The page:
By CHRISTIAN WHITTLE
NEWS-PRESS STAFF WRITER
Santa Barbara City Council authorized the city to join the California Choice Energy Authority Joint Powers Authority during Tuesday’s regular meeting.
The council also accepted city staff’s design for an official logo for Santa Barbara Clean Energy, which is the next step to establish a Community Choice Energy program. The council voted unanimously to adopt an ordinance authorizing the city to enter into an agreement with CalChoice to help launch and maintain Santa Barbara’s Community Choice Energy program.
CalChoice is a Joint Power Authority of agencies operating Community Choice Energy programs in Southern California Edison’s service territory. It was created by the cities of Lancaster and San Jacinto as a way to assist fledgling CCEs with their launch and ongoing operations.
In October of 2019, the Council established a CCE program called Santa Barbara Clean Energy.
Staff recommended the city join CalChoice in order to gain access to their roster of highly experienced consultants, while benefiting from economies of scale resulting from sharing various overhead costs with a group of other single-city CCEs.
“If we join CalChoice, we’ll be able to develop and operate our own CCE quickly using this established expertise. We won’t need to hire any full-time employees in order to launch, which is a good thing and is saving us, because CalChoice will be fulfilling that function for us,” said Alelia Parenteau, the city’s Energy Program Supervisor.
According to a staff report, “each individual CCE joins CalChoice as an Associate Member and maintains its autonomy and authority in rate setting, project and program development, revenue allocation, and renewable electricity content.”
The JPA’s single function is to provide an opportunity to share administrative, regulatory and procurement services in order to minimize cost, maximize efficiencies, and provide technical expertise.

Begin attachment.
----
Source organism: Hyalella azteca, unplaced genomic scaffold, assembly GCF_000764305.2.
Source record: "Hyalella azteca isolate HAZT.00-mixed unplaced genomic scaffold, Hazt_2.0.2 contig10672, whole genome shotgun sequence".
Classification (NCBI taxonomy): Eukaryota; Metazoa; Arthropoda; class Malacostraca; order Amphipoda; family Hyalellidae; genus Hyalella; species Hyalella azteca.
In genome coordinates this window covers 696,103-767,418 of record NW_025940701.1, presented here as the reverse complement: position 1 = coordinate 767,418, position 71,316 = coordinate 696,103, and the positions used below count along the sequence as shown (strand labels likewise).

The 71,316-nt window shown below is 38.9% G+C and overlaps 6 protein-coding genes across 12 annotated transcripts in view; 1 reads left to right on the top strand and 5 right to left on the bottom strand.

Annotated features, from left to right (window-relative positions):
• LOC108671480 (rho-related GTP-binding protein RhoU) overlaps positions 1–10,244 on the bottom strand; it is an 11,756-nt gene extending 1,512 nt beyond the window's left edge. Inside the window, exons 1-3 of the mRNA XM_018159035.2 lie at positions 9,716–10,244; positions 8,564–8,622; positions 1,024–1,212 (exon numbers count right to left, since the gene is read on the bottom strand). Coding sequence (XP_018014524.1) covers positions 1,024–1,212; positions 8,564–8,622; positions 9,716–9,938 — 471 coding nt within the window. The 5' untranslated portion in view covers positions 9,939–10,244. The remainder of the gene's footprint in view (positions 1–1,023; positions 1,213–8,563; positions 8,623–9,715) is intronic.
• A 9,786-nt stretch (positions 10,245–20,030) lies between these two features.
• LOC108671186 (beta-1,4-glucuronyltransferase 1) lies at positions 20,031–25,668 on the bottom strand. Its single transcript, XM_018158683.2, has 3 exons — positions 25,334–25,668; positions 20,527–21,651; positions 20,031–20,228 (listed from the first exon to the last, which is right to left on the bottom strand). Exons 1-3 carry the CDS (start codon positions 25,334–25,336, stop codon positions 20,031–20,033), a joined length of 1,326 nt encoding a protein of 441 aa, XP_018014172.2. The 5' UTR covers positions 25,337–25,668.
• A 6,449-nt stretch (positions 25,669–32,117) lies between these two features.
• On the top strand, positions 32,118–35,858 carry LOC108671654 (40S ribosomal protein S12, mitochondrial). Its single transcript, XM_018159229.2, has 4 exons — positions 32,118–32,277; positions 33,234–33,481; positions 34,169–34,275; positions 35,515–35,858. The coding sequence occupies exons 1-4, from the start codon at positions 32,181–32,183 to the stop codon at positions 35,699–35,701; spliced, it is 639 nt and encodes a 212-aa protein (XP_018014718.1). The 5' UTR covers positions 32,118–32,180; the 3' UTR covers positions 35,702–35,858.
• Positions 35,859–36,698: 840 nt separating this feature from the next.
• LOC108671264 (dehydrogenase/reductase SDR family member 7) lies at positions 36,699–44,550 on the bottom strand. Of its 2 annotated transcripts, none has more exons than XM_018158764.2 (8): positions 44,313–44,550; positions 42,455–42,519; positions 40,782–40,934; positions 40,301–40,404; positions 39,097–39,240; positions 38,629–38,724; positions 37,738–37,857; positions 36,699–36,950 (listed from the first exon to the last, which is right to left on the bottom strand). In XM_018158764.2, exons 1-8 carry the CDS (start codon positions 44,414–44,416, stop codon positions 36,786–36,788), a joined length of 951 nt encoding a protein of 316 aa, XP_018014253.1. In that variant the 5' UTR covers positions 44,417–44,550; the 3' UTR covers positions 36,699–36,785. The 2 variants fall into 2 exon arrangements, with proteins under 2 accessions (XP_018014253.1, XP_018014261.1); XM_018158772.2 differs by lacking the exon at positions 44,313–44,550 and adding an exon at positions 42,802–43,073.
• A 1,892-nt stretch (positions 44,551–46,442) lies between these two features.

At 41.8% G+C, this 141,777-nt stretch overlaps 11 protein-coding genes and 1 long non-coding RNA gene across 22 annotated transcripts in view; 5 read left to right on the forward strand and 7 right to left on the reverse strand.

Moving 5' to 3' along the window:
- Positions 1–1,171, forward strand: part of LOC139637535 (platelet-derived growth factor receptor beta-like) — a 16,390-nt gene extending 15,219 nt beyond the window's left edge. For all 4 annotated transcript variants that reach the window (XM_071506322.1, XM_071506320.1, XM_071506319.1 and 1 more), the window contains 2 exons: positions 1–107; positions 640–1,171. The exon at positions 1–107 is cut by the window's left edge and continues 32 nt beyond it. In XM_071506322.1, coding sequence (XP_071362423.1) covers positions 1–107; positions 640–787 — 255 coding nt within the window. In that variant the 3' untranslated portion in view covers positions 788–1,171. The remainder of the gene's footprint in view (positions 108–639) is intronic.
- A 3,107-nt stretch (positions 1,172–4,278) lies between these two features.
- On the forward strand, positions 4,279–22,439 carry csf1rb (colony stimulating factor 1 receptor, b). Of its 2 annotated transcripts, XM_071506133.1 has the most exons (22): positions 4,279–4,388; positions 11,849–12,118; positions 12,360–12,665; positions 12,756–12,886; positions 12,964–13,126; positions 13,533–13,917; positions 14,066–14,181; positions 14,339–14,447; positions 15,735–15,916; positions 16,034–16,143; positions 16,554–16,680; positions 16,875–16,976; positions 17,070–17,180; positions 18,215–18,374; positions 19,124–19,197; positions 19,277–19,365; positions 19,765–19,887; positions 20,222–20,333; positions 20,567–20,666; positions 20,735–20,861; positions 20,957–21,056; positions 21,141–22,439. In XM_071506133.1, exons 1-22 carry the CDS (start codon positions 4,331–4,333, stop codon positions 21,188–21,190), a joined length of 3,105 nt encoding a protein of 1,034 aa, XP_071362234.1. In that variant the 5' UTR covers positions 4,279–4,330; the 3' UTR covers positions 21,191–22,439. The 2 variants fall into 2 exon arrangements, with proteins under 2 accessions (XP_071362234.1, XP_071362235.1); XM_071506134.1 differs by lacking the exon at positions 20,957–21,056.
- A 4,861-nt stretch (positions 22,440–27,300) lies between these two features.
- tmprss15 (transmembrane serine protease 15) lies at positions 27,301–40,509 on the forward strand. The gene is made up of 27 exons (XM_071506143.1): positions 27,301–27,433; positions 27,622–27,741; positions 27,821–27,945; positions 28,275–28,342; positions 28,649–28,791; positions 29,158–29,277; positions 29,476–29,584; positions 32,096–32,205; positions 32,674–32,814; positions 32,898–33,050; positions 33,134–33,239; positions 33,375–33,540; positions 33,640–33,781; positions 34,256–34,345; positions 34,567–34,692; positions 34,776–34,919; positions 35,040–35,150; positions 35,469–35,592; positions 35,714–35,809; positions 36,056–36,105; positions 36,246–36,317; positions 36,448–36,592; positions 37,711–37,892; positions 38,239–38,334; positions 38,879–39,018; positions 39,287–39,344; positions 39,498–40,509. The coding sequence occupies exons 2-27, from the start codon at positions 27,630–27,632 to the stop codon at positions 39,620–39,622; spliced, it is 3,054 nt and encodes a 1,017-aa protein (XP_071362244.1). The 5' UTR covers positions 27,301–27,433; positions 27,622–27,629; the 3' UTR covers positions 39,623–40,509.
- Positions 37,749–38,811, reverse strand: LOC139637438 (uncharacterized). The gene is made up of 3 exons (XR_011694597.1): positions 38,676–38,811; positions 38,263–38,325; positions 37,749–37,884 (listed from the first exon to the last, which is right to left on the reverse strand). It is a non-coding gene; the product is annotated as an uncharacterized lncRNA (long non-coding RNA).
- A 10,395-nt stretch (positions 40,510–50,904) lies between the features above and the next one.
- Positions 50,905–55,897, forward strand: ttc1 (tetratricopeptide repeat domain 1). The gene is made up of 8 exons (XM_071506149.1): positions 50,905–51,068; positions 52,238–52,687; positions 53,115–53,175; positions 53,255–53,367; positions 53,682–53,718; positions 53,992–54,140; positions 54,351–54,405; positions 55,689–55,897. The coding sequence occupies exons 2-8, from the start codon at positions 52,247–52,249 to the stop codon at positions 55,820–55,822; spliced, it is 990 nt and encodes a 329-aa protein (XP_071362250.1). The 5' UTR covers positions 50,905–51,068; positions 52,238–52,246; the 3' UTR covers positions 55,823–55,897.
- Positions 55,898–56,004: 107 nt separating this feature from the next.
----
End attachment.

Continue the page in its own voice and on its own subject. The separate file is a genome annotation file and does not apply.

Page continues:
“What we’re here to ask you for today is to enter into the Associate Membership Agreement, which is attached to the JPA’s bylaws,” said Ms. Parenteau in her presentation to the council.
The bylaws define mechanics for adding or removing JPA members, procedure for termination, and financial protections.
“The Associate Membership Agreement is what explicitly joins the City to the JPA,” said Ms. Parenteau. “It’s how we have access to the services.”
There is no cost to becoming an Associate Member of the CalChoice JPA and the city will avoid the need to hire additional Energy Program staff. CalChoice anticipates that Fixed Fee Services will be approximately $260,000 per year, but city staff expects the cost to go down as more cities join the JPA.
Reimbursable services, which include energy procurement, rate analysis and load forecasting, data management and call center management are estimated to be just below $700,000 per year.
The program will also involve startup costs in excess of approximately $2 million, according to City Administrator Paul Casey.
“That we can recoup over time and reimburse ourselves, but we do have to identify a funding source for those startup costs,” said Mr. Casey.
According to Mr. Casey, the Finance Committee suggested using the funds awarded to the city in its lawsuit settlement with SCE over the Thomas Fire.
“I think that’s a great source to help fund the startup cost for Community Choice Energy,” said Mr. Casey. “We’ll come back with recommendations on how to do that.”
In a past decision, the council decided to maintain the several low-income qualified programs Edison currently offers.
“All current enrolled, or future enrolled that are eligible, low-income constituents or customers will maintain that same discount rate,” said Ms. Parenteau.
The JPA agreement term is for three years, after which the city can choose to leave at any time after a 90-day notice to CalChoice and some negotiations.
Councilmember Eric Freidman said the vote was an exciting day for him personally, and thanked all those involved for their persistence.
“I’ve been working on Community Choice Energy since 2006, when I worked at the county and the first discussions came back when I worked for then Supervisor Salud Carbajal,” said Mr. Freidman.
He said the recession put the project on hold, but over the years it finally made its way to the council.
“To see everything come forward is just really rewarding.”
The next step for the program will be Earth Day, April 22. The city will partner with the Community Environmental Council to celebrate the 50th anniversary of Earth Day with the inaugural CCE Marketing Campaign launch. Santa Barbara Clean Energy will have its own booth at the annual celebration.
“This will be the first time we’ve really interacted with the community in terms of our new program and what it will mean for them,” said Ms. Parenteau. “This will really focus on Community Choice Energy background information and benefits for city residents and business, and what this means for them and why we’re doing it.”